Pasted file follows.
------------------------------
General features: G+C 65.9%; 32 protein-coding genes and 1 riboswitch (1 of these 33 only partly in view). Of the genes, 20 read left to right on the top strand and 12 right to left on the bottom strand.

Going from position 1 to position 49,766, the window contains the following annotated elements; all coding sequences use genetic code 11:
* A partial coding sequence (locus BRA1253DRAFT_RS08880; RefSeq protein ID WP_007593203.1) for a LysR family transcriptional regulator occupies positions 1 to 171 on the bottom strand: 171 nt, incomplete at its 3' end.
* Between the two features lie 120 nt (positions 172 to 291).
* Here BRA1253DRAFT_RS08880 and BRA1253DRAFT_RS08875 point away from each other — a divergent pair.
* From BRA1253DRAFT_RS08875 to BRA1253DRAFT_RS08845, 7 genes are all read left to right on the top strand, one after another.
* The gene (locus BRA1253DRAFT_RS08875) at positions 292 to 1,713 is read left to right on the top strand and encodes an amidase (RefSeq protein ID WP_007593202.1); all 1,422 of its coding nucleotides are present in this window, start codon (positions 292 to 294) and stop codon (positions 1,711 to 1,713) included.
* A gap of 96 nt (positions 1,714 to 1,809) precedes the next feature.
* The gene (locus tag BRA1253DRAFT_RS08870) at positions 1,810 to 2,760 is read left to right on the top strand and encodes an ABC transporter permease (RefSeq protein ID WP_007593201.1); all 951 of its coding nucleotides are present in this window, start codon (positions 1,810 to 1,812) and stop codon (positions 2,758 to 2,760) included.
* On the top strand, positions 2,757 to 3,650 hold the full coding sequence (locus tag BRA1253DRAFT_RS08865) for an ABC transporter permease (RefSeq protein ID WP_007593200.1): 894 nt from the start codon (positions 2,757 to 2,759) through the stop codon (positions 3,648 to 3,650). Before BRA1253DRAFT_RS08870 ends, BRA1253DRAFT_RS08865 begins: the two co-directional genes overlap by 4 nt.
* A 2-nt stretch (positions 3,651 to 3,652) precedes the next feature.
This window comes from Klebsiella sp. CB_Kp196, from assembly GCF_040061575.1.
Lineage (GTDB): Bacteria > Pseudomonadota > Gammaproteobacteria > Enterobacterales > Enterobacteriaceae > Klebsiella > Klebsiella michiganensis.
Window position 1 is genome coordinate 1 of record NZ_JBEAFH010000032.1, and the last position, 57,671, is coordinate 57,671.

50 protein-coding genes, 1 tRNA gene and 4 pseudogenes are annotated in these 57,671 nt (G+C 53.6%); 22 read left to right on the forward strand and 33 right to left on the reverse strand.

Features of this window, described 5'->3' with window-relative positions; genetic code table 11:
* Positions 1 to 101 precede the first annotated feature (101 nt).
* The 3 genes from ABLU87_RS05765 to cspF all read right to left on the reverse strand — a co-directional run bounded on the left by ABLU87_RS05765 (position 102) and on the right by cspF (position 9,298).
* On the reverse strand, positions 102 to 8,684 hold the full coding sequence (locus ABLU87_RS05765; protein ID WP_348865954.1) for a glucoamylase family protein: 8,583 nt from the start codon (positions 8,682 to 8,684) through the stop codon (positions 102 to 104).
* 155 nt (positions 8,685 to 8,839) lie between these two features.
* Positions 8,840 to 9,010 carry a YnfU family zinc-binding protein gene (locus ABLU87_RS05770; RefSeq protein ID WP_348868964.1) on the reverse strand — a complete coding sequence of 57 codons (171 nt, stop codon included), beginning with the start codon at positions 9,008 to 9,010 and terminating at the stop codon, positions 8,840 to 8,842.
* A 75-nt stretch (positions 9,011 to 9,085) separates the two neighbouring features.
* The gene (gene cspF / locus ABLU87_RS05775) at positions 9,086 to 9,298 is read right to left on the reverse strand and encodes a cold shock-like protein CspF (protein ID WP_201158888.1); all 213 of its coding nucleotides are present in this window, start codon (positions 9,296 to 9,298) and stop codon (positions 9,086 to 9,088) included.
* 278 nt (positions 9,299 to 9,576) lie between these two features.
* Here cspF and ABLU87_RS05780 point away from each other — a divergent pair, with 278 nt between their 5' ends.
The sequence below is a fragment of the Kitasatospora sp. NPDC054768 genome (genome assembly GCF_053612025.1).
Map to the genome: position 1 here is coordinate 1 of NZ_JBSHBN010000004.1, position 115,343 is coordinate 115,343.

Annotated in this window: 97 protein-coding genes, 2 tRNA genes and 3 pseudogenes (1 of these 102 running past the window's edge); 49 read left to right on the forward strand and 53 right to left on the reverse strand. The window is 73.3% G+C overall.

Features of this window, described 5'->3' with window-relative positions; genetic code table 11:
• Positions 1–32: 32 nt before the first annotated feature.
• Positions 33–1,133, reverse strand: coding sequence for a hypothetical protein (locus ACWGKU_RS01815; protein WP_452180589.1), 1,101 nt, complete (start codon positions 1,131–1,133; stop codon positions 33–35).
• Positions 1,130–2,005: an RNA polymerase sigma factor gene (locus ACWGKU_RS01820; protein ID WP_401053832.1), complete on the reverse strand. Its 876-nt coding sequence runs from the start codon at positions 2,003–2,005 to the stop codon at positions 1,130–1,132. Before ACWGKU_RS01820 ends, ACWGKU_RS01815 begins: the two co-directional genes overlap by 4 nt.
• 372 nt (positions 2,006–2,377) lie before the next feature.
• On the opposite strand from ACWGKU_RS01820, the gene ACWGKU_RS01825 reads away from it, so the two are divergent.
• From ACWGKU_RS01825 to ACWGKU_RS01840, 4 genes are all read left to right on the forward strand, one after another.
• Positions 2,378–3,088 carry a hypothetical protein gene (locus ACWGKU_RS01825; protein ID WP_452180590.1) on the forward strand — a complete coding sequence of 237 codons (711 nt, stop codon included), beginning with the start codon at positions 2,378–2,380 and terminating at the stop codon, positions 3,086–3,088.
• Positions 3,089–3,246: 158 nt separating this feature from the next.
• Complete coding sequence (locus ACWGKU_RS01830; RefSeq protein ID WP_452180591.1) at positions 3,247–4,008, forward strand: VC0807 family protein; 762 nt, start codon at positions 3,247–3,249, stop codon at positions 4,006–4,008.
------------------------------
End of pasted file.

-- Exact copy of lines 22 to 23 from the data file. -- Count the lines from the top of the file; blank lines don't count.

* A 75-nt stretch (positions 9,011 to 9,085) separates the two neighbouring features.
* The gene (gene cspF / locus ABLU87_RS05775) at positions 9,086 to 9,298 is read right to left on the reverse strand and encodes a cold shock-like protein CspF (protein ID WP_201158888.1); all 213 of its coding nucleotides are present in this window, start codon (positions 9,296 to 9,298) and stop codon (positions 9,086 to 9,088) included.